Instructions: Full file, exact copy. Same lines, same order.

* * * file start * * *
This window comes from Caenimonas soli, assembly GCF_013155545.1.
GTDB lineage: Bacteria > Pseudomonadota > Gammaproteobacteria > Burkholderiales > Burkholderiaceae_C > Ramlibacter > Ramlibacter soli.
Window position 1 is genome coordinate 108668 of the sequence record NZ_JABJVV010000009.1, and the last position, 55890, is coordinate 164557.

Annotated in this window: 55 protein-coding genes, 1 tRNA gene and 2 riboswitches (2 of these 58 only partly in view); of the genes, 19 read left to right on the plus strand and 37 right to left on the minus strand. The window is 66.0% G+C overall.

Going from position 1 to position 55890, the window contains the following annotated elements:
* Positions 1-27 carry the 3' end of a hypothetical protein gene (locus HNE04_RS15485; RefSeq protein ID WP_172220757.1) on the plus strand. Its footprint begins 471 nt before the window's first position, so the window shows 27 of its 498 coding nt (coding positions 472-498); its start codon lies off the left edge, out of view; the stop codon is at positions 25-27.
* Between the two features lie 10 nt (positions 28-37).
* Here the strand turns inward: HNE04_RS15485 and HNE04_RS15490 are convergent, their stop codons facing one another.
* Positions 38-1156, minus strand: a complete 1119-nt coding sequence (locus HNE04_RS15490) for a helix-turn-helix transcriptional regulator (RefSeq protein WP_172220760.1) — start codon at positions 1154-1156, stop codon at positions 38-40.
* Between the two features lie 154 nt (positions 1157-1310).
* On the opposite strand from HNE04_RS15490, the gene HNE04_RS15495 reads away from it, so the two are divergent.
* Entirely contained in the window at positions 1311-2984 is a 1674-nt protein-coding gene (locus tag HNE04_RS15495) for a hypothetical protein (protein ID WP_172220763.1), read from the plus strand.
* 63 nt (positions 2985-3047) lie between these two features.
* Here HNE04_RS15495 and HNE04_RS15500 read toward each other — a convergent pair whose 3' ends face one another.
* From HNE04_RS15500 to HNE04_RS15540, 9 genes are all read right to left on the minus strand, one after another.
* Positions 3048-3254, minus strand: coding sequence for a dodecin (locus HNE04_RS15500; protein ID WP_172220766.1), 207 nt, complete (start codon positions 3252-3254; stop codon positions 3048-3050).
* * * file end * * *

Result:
This window comes from Caenimonas soli, assembly GCF_013155545.1.
GTDB lineage: Bacteria > Pseudomonadota > Gammaproteobacteria > Burkholderiales > Burkholderiaceae_C > Ramlibacter > Ramlibacter soli.
Window position 1 is genome coordinate 108668 of the sequence record NZ_JABJVV010000009.1, and the last position, 55890, is coordinate 164557.

Annotated in this window: 55 protein-coding genes, 1 tRNA gene and 2 riboswitches (2 of these 58 only partly in view); of the genes, 19 read left to right on the plus strand and 37 right to left on the minus strand. The window is 66.0% G+C overall.

Going from position 1 to position 55890, the window contains the following annotated elements:
* Positions 1-27 carry the 3' end of a hypothetical protein gene (locus HNE04_RS15485; RefSeq protein ID WP_172220757.1) on the plus strand. Its footprint begins 471 nt before the window's first position, so the window shows 27 of its 498 coding nt (coding positions 472-498); its start codon lies off the left edge, out of view; the stop codon is at positions 25-27.
* Between the two features lie 10 nt (positions 28-37).
* Here the strand turns inward: HNE04_RS15485 and HNE04_RS15490 are convergent, their stop codons facing one another.
* Positions 38-1156, minus strand: a complete 1119-nt coding sequence (locus HNE04_RS15490) for a helix-turn-helix transcriptional regulator (RefSeq protein WP_172220760.1) — start codon at positions 1154-1156, stop codon at positions 38-40.
* Between the two features lie 154 nt (positions 1157-1310).
* On the opposite strand from HNE04_RS15490, the gene HNE04_RS15495 reads away from it, so the two are divergent.
* Entirely contained in the window at positions 1311-2984 is a 1674-nt protein-coding gene (locus tag HNE04_RS15495) for a hypothetical protein (protein ID WP_172220763.1), read from the plus strand.
* 63 nt (positions 2985-3047) lie between these two features.
* Here HNE04_RS15495 and HNE04_RS15500 read toward each other — a convergent pair whose 3' ends face one another.
* From HNE04_RS15500 to HNE04_RS15540, 9 genes are all read right to left on the minus strand, one after another.
* Positions 3048-3254, minus strand: coding sequence for a dodecin (locus HNE04_RS15500; protein ID WP_172220766.1), 207 nt, complete (start codon positions 3252-3254; stop codon positions 3048-3050).